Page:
“In all cases, the Red Cross provides individualized care to meet the unique needs of every person.”

Easy Lift drivers stage at the Santa Barbara Bowl during the Thomas FireClick to view larger
Foodbank of Santa Barbara Country volunteers sort through donations for emergency food distribution sites on Dec. 8, 2017, during the Thomas Fire. (Brooke Holland / Noozhawk file photo)

Specific to the county’s last two disasters, Coley said the Red Cross also had teams in the community providing mental health services, distributing emergency supplies and providing individualized casework to meet the needs of individuals who may not have chosen to stay at one of the evacuation shelters.

“We prepare for disasters 365 days a year, and that includes working with government partners like Santa Barbara County,” she explained. “This involves training and planning together for the worst-case scenarios.

“In a major disaster like our community experienced this last year, no one organization can do the work alone.”

Santa Barbara County coordinates monthly meetings with VOAD, which has an on-site representative at the county’s Emergency Operations Center, EOC spokeswoman Suzanne Grimmesey said.

“They are an integral part of our team ... and involved in so many facets,” she said. “VOAD, they have so many tentacles in the county.”

Grimmesey added that she can’t remember a time in the past 20-plus years that the collaborative of nonprofits organizations, including Unity Shoppe, United Way of Santa Barbara County, the Freedom Warming Centers, numerous churches and more, hasn’t been established and lending a hand to the county during times of disasters.

She also pointed to the importance of VOAD and how, for example, during the Thomas Fire, when schools closed because of air-quality concerns, many parents were left without food for their children — something officials didn’t plan for when it made the call to close the schools early for Christmas break.

Easy Lift drivers stage at the Santa Barbara Bowl during the Thomas FireClick to view larger
Easy Lift Transportation drivers stage at the Santa Barbara Bowl during the Thomas Fire, waiting to be dispatched to help with transportation needs, including evacuating residents. (Easy Lift photo)

Parents relied on the schools for their children’ meals, Grimmesey said.

“We naturally think of safety with a disaster and that’s a good thing,” she said. “But sometimes we forget the basic human needs. The county didn’t think (of those students and missing meals). Things like that are challenging. Clothing, toys. Having those basic human needs met is huge.”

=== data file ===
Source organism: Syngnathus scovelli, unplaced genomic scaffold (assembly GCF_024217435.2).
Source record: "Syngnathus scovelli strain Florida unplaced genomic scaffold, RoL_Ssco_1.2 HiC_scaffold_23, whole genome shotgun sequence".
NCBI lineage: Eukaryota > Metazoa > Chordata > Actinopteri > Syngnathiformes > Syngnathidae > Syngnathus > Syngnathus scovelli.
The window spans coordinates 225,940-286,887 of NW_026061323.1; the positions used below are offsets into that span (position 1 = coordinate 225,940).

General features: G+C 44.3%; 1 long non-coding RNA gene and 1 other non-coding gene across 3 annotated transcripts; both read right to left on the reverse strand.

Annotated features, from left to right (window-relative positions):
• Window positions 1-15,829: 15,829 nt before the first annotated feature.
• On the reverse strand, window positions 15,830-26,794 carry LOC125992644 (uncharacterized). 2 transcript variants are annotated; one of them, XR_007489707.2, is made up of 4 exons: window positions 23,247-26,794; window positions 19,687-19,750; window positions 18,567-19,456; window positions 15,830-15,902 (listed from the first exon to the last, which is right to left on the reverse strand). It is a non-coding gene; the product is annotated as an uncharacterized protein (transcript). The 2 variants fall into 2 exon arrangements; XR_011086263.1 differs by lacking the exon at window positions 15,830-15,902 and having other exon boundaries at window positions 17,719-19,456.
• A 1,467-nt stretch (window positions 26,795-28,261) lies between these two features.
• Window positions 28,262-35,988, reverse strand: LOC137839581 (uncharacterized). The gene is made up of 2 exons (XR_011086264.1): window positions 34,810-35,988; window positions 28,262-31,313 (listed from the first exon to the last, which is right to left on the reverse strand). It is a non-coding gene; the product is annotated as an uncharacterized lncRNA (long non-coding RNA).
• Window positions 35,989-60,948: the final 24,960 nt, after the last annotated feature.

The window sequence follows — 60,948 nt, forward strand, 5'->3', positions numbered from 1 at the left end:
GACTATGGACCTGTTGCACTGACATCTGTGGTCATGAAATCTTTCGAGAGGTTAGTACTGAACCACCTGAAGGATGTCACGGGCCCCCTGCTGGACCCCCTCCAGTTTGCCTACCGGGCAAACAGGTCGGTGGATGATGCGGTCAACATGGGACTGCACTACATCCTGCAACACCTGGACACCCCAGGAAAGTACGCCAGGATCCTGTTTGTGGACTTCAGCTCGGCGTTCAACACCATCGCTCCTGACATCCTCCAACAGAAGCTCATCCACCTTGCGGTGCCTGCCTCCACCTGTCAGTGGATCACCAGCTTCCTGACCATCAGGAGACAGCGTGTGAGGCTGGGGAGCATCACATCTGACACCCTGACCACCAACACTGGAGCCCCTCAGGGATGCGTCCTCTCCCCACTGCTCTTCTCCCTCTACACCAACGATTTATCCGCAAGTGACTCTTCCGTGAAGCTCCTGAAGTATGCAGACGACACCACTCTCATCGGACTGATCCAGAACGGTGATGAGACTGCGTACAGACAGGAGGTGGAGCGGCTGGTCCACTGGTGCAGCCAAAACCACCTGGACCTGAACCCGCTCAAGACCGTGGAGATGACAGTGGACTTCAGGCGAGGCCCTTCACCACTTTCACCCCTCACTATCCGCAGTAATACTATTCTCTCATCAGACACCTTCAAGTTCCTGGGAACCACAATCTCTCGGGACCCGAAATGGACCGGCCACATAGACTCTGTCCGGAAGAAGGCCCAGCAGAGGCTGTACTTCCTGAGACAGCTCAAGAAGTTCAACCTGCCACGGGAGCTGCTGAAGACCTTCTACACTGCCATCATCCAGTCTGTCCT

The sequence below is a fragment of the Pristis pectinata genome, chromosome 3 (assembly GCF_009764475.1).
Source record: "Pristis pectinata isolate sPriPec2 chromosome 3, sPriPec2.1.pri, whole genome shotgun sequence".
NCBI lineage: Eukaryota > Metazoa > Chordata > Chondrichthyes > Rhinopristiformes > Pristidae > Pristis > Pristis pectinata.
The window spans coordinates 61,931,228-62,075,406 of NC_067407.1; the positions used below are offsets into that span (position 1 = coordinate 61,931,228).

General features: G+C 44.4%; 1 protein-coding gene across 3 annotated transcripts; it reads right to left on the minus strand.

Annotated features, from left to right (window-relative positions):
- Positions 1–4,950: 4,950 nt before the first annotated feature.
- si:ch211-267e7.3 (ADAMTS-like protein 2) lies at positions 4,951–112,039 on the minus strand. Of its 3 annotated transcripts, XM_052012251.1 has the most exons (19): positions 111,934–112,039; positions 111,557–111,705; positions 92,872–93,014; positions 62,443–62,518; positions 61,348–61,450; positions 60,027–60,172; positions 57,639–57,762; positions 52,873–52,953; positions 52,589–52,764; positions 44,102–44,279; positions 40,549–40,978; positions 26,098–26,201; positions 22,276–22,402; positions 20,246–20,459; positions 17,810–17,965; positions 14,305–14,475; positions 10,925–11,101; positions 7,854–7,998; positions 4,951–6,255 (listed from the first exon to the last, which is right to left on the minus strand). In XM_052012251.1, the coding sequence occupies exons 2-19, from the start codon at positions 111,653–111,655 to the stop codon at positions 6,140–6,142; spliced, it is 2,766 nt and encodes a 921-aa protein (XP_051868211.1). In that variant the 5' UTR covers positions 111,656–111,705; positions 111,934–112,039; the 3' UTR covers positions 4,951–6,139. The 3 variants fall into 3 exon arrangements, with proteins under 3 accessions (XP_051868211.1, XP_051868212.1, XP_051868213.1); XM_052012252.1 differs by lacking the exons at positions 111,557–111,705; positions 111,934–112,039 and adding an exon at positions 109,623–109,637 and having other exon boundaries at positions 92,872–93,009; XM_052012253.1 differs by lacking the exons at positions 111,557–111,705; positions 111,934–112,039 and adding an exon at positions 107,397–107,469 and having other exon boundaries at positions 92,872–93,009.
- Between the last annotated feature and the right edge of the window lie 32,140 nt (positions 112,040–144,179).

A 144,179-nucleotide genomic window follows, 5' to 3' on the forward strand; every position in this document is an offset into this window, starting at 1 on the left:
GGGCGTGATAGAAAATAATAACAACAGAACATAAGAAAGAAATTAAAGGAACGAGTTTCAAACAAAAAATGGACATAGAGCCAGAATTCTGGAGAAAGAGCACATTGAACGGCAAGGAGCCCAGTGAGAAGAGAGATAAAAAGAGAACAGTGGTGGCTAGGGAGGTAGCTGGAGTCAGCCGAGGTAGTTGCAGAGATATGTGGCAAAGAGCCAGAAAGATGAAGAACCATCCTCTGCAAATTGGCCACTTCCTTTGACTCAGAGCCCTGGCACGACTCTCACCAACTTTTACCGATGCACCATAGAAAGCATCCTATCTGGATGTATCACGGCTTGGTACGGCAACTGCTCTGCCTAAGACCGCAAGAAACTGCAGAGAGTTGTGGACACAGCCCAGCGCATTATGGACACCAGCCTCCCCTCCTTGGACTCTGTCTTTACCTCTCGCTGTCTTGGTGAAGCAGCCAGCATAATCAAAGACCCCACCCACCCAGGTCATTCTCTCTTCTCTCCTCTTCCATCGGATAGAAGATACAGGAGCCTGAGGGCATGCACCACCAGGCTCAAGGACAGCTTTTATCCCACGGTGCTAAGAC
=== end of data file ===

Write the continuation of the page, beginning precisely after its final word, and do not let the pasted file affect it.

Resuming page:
Within hours of the first Red Cross shelter opening at UC Santa Barbara for the Thomas Fire, the Foodbank of Santa Barbra County was distributing water and food at the facility, said Judith Smith-Meyer, Foodbank marketing communications manager.

“We also established healthy lunch programs to serve school children countywide, in concert with Santa Barbara Unified School District, who were missing the school lunches they count on for daily nutrition,” she said.

Smith-Meyer noted the Foodbank established emergency food distribution sites in every neighborhood, including Goleta, Isla Vista, downtown Santa Barbara, the Eastside and Westside neighborhoods of Santa Barbara, and Carpinteria, after many of its partners had to close because of air-quality issues.

“We became a direct-to-the-public distribution organization overnight, responding nimbly to changing needs throughout the community, and we assembled lunches” Smith-Meyer said.

During the first week of emergency food distribution at the onset of the fire, the Foodbank turned over the entire contents of its South County warehouse twice — around 90,000 pounds of food.

“Normally we provide food directly to zero individuals a day because our partners do that part of the work,” Smith-Meyer said. “That week we averaged 1,000 people a day.”

VOAD members also worked with the county to evacuate residents to and from their homes, especially in the days following the debris flow.

Ernesto Paredes, executive director of Easy Lift Transportation, said the nonprofit has been helping evacuate and transport county residents since before VOAD was established about 20 years ago, but communication between all the key players has never been better than now.

“As crazy as the fire and floods were, I was so impressed with the communication,” he said.

Easy Lift is often called out to transport seniors and individuals in wheelchairs, because the organization has vehicles capable of doing so.

“They couldn’t just jump in any emergency vehicle,” Paredes said of the many frail, wheelchair-bound and/or bed-ridden seniors, who his drivers helped evacuate from facilities such as Casa Dorinda in Montecito.

Easy Lift drivers were available every day and night during the debris flows response and the Thomas Fire, and Paredes said he often fielded calls at 3 a.m. for service when Montecito was covered by mud and debris and Highway 101 was closed.

“We had drivers available any time and every time,” he said. “We had people stuck in Carpinteria who couldn’t get to their dialysis treatment in Ventura. It was beneficial for us to have vehicles throughout the county.”

Following the debris flows, Paredes said his drivers were transporting seniors from senior living facilities in Montecito to cities as far away as Santa Maria, and then returning residents to their homes once evacuation orders were lifted weeks later.

He said it was extremely emotional for the residents returning home, and for those taking them back.

“A lot of people lost friends, homes, lives,” Paredes said. “(The devastation) was almost incomprehensible. Nothing comes close to that, and I have seen a lot of local disasters.”

 Noozhawk contributing writer April Charlton can be reached at [email protected]. Follow Noozhawk on Twitter: @noozhawk, @NoozhawkSociety, @NoozhawkNews and @NoozhawkBiz. Become a fan of Noozhawk on Facebook.